Nearly half of members of ethnic minority groups in Hong Kong were jobless during the fifth wave of the coronavirus pandemic, with some having to survive on savings or by borrowing money, according to a survey released on Tuesday.
In a survey conducted by Hong Kong Unison, an organisation that advocates for ethnic minority groups, 48.9 per cent of 937 people in the demographic interviewed between early March and mid-April said they were unemployed.
“The unemployment problem is very serious,” said John Tse Wing-ling, the group’s executive director. “We hope the Employees Retraining Board can offer more training courses in English and the government should also consider setting up short-term unemployment relief to support those being laid off.”
The survey also found that almost 80 per cent of respondents’ families had a need for electronic devices, as many children in ethnic minority communities lived in poverty and lacked access to such devices for online learning.
“They really do not have enough devices for online teaching. Let’s say if one family has a few kids, but they only get one device, how can these children be able to have online classes?” Tse said.
The respondents, with an average household size of 4.8 people, have an average monthly household income of HK$20,000 (US$2,548).
Comparatively, the median monthly household income in Hong Kong among families with five people was HK$56,600 from January to March this year.
According to the 2021 population census, there were about 619,568 non-Chinese people in Hong Kong, a figure that translates to about 8 per cent of the city’s total population.
Eliza Limbu, a 25-year-old Nepali who was born and raised in Hong Kong, said her family of five suffered great financial pressure during the fifth wave of the pandemic, with their monthly household income plunging from about HK$30,000 to around HK$10,000.
“It was really difficult for our family because we still had to pay HK$10,000 for our rent every month. I had to borrow money from my friend and my mother had to sell her gold to get some more money for us,” she said.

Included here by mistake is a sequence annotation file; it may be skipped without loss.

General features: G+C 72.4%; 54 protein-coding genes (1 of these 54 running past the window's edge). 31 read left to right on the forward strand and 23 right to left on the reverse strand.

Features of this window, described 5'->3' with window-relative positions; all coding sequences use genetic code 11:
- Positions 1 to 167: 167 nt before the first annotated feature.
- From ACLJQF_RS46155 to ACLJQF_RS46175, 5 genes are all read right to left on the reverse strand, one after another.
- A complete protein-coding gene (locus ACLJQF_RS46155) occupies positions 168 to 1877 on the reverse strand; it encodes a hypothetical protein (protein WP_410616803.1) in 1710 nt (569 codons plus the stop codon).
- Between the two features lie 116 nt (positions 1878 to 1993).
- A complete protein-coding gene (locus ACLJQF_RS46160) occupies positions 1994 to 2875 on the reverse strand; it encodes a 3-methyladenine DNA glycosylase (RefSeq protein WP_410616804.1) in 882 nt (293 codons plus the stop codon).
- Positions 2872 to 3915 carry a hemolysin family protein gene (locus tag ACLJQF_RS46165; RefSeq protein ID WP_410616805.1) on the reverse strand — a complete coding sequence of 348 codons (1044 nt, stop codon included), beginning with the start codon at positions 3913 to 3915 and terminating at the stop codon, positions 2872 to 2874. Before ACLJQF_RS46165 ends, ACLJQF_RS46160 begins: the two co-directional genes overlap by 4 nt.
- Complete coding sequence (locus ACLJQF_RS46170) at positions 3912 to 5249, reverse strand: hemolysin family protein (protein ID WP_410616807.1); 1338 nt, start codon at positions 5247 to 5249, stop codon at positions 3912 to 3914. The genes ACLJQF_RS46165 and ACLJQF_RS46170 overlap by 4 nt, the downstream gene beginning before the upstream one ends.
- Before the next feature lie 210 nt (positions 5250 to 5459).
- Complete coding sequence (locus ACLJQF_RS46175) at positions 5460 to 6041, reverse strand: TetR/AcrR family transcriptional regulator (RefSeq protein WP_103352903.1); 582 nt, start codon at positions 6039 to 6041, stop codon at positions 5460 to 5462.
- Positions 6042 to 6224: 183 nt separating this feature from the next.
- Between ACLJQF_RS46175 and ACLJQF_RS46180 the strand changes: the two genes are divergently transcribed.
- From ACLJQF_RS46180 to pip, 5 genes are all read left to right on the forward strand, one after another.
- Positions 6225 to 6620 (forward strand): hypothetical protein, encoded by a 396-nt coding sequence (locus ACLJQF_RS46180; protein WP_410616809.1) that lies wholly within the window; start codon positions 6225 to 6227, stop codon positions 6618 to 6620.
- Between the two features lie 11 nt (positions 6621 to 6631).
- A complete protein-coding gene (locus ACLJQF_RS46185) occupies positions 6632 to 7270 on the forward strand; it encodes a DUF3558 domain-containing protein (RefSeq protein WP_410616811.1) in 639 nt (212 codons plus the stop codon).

Limbu had a job as a gym receptionist but could not work as the government closed fitness centres during the peak of the fifth wave, which caused a further reduction in her family income.
“I was very worried because I did not know when the closure would end. So I kept finding part-time jobs, but it was very hard to find temporary jobs because many companies did not hire people as they were also facing financial difficulties,” she added.
The 25-year-old had originally saved some money for a short-term course, but those funds were depleted by paying rent and buying daily necessities, as well as expenses that did not usually figure in their budget.
“The cheapest testing kit cost at least HK$40 at that time, but there were five people in my family, so we had to use at least HK$2,000 to buy these testing kits every month because my mother and sister had to do tests before they went to work,” she said.
In the event of a sixth coronavirus wave in the city, Limbu said she hoped more employers would offer job opportunities to members of ethnic minority groups.
“I hope employers will respect this community and not judge people by their skin colour,” she said.